A building industry official has hit back at criticism about material pricing on big construction jobs and a threat to source concrete for the new Christchurch Convention Centre from Mexico.
Bruce Kohn, Building Industry Federation chief executive, took issue with Ngai Tahu Property chief executive Tony Sewell's NZ Institute of Building conference speech in Auckland last week, calling for more expertise to be applied to procurement methods when builders tender for jobs. Kohn said high material prices were not responsible for cost increases in the supply of new Canterbury housing.
Rising pre-construction costs, land prices, sub-contractor charges, petrol prices, regulatory changes and materials costs all had an influence on house costs, Kohn said, after Sewell told the conference new housing costs at Wigram had risen 16 per cent in one year primarily because of materials cost rises.
"We've had some industry analysis carried out that is based on a new build cost of $285,000, excluding land, at an average size of 190sq m and a cost rate of $1500sq m. It is normal for there to be a 40:60 split between materials and labour [carpentry and specialty trades] which gives attributable costs of $114,000 and $171,000 respectively. It is extremely difficult to accept that within this split there has been a lift in prices of materials over one year of anything near 16 per cent - approximately $45,000," Kohn said.
Sewell said said his organisation was spending up to $100 million on new buildings yet he was extremely unhappy with procurement pricing.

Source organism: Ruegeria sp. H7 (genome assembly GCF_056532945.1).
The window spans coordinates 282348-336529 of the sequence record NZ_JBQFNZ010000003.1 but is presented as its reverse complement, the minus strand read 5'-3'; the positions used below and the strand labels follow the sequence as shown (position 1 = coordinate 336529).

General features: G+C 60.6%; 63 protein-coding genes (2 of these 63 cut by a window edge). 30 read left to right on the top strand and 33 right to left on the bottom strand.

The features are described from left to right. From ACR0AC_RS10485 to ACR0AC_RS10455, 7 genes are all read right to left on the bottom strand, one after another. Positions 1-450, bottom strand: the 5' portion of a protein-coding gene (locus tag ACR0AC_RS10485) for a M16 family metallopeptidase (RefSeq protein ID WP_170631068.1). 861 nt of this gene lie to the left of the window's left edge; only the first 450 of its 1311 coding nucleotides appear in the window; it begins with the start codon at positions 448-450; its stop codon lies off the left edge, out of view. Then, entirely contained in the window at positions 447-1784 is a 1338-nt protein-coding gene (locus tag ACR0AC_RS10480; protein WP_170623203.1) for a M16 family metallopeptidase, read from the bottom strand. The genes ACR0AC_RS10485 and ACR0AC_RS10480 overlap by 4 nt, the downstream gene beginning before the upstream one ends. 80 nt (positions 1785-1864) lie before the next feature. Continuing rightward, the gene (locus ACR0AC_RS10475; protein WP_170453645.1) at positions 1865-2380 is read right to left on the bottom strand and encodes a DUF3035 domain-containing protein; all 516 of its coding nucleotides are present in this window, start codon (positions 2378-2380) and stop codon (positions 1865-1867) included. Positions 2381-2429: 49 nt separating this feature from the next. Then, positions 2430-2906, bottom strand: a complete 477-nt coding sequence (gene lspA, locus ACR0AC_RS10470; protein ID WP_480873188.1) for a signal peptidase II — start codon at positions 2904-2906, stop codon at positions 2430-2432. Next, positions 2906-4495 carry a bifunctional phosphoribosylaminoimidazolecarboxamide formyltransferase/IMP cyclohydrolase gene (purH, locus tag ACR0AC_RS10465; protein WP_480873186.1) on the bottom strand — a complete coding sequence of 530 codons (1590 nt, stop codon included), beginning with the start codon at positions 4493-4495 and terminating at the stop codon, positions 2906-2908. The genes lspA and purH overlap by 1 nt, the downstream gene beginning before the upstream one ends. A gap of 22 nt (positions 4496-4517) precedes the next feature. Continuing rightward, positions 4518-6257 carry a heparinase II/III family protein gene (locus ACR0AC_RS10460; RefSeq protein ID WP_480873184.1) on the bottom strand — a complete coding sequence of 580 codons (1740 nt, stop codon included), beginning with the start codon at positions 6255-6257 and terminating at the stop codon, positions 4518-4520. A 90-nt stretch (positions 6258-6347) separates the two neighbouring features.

He is concerned builders only source products such as cement in New Zealand.
"They're not spending the time it takes to really get into good procurement and scouring the world. They must be asking questions about why houses here cost $1600sq m to build when the same house and the same quality is half that price overseas. So why aren't they researching that? The answer is they don't have to buy locally," Sewell said.
"This is my interpretation: some people will pick up my challenge and go around the world and there could be a three-year repositioning and New Zealand players will get a pummelling, some of the middle men will be taken out of the scene and the market will reposition," he said.
Sewell was introduced as heading the real estate arm of the biggest land owner in New Zealand which Sewell confirmed, estimating Ngai Tahu had around 100,000ha in development, farm, residential and commercial holdings.
Sewell is keen to lead an investigation into housing affordability.